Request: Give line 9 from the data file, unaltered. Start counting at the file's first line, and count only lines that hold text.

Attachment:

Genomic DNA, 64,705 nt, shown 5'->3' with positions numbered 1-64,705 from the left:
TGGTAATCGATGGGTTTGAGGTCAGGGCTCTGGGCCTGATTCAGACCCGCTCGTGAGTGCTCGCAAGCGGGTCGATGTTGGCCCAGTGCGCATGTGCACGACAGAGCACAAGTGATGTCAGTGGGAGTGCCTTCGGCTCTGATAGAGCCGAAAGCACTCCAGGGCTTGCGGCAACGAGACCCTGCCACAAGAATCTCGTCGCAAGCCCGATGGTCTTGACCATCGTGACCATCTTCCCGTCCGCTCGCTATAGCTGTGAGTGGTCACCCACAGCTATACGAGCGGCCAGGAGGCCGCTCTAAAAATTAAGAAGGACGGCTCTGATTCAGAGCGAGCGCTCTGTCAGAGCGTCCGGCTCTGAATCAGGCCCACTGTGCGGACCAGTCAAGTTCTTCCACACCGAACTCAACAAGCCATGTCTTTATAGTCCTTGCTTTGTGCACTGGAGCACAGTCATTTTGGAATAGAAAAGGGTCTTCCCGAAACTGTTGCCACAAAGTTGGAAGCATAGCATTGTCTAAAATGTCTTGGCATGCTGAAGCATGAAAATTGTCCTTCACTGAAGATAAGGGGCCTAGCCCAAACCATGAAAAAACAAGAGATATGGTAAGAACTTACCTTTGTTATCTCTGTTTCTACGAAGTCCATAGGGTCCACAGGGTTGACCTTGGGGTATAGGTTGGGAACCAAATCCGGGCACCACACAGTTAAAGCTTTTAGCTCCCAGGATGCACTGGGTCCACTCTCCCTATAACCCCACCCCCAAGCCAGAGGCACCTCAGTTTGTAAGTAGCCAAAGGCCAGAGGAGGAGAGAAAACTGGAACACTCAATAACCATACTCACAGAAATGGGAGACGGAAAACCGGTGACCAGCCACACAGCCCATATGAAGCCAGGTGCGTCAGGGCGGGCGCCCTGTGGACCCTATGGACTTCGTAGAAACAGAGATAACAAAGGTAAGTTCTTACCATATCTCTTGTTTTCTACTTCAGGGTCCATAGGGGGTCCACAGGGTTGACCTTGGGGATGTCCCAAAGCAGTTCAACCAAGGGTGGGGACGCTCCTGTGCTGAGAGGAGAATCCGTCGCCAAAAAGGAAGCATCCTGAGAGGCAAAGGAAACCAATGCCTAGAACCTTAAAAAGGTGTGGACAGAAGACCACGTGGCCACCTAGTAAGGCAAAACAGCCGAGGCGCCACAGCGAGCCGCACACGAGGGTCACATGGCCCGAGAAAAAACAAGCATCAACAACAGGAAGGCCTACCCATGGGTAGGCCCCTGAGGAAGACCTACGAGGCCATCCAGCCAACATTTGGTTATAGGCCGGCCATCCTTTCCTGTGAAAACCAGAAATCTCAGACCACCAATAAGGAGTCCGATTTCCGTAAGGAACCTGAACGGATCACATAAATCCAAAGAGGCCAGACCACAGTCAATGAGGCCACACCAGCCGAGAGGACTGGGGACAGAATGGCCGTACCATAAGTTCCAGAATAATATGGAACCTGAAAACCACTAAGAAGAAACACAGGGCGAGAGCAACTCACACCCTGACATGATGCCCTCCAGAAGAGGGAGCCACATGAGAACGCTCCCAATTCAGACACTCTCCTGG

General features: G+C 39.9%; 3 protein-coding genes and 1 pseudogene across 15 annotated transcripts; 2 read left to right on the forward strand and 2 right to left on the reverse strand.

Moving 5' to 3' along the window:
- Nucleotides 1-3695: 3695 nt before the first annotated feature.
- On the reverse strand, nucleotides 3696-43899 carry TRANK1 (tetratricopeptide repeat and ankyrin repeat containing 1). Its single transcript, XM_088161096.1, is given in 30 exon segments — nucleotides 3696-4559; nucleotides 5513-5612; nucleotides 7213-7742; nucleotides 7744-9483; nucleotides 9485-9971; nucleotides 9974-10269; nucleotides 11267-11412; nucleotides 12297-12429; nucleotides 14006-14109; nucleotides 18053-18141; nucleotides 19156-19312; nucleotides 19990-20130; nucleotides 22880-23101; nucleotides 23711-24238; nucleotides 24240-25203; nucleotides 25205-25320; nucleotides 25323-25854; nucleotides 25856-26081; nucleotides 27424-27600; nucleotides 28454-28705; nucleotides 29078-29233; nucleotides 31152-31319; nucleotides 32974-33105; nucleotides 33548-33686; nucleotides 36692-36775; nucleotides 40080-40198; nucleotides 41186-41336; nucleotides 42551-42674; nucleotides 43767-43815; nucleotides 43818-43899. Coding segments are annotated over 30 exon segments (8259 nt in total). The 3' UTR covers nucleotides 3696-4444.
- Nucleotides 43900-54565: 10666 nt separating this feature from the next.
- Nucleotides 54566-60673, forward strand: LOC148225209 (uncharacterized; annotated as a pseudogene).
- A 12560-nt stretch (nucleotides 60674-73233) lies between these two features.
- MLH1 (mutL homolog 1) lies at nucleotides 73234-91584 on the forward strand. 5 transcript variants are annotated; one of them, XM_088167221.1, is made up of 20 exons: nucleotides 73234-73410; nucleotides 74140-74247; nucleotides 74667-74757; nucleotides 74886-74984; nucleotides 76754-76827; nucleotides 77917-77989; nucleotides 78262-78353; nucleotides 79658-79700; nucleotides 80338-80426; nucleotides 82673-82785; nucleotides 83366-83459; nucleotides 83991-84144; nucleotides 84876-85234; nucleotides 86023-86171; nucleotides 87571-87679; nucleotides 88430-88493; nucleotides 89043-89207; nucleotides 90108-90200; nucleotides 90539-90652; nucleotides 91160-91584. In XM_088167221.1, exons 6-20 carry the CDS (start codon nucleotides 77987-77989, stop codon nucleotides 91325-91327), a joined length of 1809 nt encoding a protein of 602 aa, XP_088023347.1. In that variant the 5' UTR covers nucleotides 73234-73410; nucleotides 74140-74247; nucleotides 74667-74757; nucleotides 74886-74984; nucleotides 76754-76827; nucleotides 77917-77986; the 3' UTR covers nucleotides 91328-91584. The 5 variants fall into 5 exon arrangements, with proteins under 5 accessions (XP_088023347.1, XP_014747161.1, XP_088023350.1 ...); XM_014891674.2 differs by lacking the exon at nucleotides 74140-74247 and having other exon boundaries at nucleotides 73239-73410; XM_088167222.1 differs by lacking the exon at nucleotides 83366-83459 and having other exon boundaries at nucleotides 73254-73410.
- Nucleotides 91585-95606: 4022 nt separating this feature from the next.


- A 12560-nt stretch (nucleotides 60674-73233) lies between these two features.